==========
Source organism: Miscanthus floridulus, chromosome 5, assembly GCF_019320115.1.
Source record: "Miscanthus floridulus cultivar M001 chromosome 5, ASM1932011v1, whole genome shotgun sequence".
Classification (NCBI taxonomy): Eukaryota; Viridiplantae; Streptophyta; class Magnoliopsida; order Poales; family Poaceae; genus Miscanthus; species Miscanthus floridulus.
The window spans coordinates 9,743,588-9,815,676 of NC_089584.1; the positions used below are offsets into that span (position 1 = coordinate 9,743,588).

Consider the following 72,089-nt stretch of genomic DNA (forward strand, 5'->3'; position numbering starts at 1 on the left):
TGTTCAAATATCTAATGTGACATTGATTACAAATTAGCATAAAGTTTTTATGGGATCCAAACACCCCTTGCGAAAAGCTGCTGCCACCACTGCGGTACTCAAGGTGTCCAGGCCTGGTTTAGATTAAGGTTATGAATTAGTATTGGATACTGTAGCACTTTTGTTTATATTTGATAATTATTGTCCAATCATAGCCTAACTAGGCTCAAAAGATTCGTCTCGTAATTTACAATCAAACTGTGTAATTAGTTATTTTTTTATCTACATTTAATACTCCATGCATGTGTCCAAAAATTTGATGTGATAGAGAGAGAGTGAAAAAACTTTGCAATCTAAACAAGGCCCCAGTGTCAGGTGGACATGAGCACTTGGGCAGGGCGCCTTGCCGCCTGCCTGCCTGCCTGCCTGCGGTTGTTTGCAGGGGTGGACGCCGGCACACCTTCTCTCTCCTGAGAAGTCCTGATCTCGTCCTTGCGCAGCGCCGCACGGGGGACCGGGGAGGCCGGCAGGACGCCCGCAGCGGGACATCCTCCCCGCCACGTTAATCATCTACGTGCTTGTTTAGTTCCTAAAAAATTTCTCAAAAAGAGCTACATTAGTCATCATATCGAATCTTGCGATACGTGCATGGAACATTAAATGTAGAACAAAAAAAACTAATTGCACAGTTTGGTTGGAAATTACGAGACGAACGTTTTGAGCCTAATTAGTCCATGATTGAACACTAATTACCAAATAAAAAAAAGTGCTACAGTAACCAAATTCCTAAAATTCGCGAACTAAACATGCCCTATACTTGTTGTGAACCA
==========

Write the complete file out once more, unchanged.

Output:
Source organism: Miscanthus floridulus, chromosome 5, assembly GCF_019320115.1.
Source record: "Miscanthus floridulus cultivar M001 chromosome 5, ASM1932011v1, whole genome shotgun sequence".
Classification (NCBI taxonomy): Eukaryota; Viridiplantae; Streptophyta; class Magnoliopsida; order Poales; family Poaceae; genus Miscanthus; species Miscanthus floridulus.
The window spans coordinates 9,743,588-9,815,676 of NC_089584.1; the positions used below are offsets into that span (position 1 = coordinate 9,743,588).

Consider the following 72,089-nt stretch of genomic DNA (forward strand, 5'->3'; position numbering starts at 1 on the left):
TGTTCAAATATCTAATGTGACATTGATTACAAATTAGCATAAAGTTTTTATGGGATCCAAACACCCCTTGCGAAAAGCTGCTGCCACCACTGCGGTACTCAAGGTGTCCAGGCCTGGTTTAGATTAAGGTTATGAATTAGTATTGGATACTGTAGCACTTTTGTTTATATTTGATAATTATTGTCCAATCATAGCCTAACTAGGCTCAAAAGATTCGTCTCGTAATTTACAATCAAACTGTGTAATTAGTTATTTTTTTATCTACATTTAATACTCCATGCATGTGTCCAAAAATTTGATGTGATAGAGAGAGAGTGAAAAAACTTTGCAATCTAAACAAGGCCCCAGTGTCAGGTGGACATGAGCACTTGGGCAGGGCGCCTTGCCGCCTGCCTGCCTGCCTGCCTGCGGTTGTTTGCAGGGGTGGACGCCGGCACACCTTCTCTCTCCTGAGAAGTCCTGATCTCGTCCTTGCGCAGCGCCGCACGGGGGACCGGGGAGGCCGGCAGGACGCCCGCAGCGGGACATCCTCCCCGCCACGTTAATCATCTACGTGCTTGTTTAGTTCCTAAAAAATTTCTCAAAAAGAGCTACATTAGTCATCATATCGAATCTTGCGATACGTGCATGGAACATTAAATGTAGAACAAAAAAAACTAATTGCACAGTTTGGTTGGAAATTACGAGACGAACGTTTTGAGCCTAATTAGTCCATGATTGAACACTAATTACCAAATAAAAAAAAGTGCTACAGTAACCAAATTCCTAAAATTCGCGAACTAAACATGCCCTATACTTGTTGTGAACCA